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Arnold Schwarzenegger Tells Drivers to Kick Gas

Former California governor teams up with nonprofit to promote EVs
Photograph courtesy of Veloz

LOS ANGELES —Arnold Schwarzenegger, the actor and former governor of California, is encouraging consumers to ditch gasoline-powered vehicles for electric vehicles (EVs) in a new ad campaign.

Kicking Gas is a series of humorous movie shorts produced by Veloz, a Los Angeles-based nonprofit that advocates for EV adoption. Its members include state regulator California Air Resources Board (CARB); automakers such as General Motors, Honda, BMW Group and Nissan; EV charging networks such as ElectrifyAmerica and ChargePoint; and utilities.

In the Kicking Gas series, Schwarzenegger portrays Howard Kleiner, a used-car salesman trying to convince consumers who are shopping for an EV to buy a conventional vehicle. The hidden-camera footage shows Schwarzenegger in a fake mustache, wig and baseball cap, pitching the disadvantages of internal combustion engine vehicles as selling points.

After one customer mentions the tax incentives available for EV purchases, Kleiner says, “You want a tax credit or do you want to have street credit?” He also promotes gasoline-powered cars’ noisiness and smelly emissions.

The Kicking Gas campaign is targeted at increasing public awareness of EVs. According to a UC Davis study cited by Veloz, more than 50% of Californians know “next to nothing” about EVs. This is despite California having the highest share of EVs in the United States, plus strong state incentives to encourage ownership.

“Over 16 years ago, I set out to prove that you can have the car you love and the clean air you need,” Schwarzenegger said. “I greened my fleet of personal cars, including my Hummers. And I challenged the auto industry to do the same. They now have the electric-vehicle technology to outcompete gas-powered cars.”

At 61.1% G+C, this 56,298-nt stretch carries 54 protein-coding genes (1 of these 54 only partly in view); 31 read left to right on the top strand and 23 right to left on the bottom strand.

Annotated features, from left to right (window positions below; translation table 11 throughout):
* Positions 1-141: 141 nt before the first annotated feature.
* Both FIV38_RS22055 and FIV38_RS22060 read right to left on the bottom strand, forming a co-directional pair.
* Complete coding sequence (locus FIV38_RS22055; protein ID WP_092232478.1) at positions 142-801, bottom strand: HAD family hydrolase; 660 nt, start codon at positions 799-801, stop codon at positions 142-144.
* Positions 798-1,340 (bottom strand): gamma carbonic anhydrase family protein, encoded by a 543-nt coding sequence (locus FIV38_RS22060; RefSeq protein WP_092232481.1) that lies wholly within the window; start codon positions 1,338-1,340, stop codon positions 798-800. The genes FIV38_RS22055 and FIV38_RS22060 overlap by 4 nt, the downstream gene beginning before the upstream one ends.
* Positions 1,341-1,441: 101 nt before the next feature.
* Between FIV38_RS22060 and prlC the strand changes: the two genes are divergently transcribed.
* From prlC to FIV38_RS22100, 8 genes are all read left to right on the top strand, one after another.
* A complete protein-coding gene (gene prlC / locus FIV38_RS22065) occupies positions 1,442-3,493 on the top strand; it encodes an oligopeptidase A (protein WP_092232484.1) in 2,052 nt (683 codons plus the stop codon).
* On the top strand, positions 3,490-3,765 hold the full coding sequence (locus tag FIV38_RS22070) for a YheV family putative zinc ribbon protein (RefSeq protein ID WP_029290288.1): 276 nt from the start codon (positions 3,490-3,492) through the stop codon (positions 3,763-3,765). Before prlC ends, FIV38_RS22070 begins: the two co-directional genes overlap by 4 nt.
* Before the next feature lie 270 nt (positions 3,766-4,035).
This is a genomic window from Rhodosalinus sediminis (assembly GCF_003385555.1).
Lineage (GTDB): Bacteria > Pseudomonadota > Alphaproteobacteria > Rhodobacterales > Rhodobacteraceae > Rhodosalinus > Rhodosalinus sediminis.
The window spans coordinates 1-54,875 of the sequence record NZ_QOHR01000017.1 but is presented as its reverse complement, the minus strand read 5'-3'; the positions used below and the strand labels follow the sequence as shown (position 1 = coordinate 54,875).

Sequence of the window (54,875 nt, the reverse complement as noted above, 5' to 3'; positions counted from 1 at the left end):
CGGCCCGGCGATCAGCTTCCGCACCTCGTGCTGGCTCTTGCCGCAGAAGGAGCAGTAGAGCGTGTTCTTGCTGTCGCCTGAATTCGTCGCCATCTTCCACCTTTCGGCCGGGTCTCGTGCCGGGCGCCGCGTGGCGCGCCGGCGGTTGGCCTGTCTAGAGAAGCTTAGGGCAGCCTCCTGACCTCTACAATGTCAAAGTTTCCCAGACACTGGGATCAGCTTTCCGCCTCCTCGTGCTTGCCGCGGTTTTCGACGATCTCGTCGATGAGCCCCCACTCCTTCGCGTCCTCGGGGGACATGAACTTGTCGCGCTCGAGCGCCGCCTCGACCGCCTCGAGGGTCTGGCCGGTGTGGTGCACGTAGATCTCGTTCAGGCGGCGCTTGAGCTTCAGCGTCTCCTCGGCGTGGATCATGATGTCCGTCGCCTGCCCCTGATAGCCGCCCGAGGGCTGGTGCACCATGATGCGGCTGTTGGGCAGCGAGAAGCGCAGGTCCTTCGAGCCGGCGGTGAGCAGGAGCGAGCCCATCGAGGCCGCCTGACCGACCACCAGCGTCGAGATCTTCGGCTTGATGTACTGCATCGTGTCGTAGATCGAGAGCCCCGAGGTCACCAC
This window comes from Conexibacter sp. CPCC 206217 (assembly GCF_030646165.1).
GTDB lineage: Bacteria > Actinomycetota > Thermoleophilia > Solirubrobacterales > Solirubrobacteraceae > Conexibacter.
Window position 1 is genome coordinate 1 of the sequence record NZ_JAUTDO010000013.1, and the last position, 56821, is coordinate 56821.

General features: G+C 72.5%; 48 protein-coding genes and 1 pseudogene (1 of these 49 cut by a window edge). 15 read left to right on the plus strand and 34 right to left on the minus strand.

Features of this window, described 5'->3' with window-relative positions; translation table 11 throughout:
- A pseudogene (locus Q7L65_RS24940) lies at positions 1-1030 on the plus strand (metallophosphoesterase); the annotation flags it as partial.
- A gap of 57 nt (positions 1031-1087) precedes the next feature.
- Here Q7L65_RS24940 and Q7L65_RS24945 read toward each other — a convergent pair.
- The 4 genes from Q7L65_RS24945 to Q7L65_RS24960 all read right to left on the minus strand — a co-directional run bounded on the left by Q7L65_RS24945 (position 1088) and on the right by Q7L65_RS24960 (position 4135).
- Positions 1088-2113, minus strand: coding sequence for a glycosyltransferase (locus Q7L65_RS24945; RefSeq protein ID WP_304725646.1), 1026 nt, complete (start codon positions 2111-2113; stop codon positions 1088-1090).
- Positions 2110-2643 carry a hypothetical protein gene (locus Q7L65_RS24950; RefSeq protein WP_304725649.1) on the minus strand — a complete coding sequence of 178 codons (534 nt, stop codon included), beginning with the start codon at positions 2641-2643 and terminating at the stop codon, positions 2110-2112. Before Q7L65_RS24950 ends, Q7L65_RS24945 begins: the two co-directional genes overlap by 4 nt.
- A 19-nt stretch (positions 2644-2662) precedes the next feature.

Mary Nichols, chair of CARB and a member of the Veloz leadership team, worked with Schwarzenegger when he was governor to pass a law that establishes California’s ability to set its own, tougher vehicle-emissions standards. The U.S. Environmental Protection Agency, which provided California with a waiver to develop its own tougher standards under the Obama administration, is now challenging that waiver under the Trump administration.

“For some members of our unlikely coalition, this campaign is tricky and treads difficult territory,” Nichols said. “Change is hard. But everyone knows the future is electric, and California, for one, is committed to capturing the market advantage.”

In a recent poll, 62% of Veloz members cited lack of consumer awareness as the main barrier to EV adoption, 20 points higher than the next two issues: EVs’ higher price and a lack of charging stations. Members said the top consumer misperceptions were around EVs’ limited range (77%), lack of charging stations (60%) and lower performance (45%).

Veloz members considered the top benefits of owning an EV no tailpipe pollution (71%), overall performance (54%), access to HOV lanes (45%) and long-term cost savings (40%).

To watch the Kicking Gas shorts, click here.

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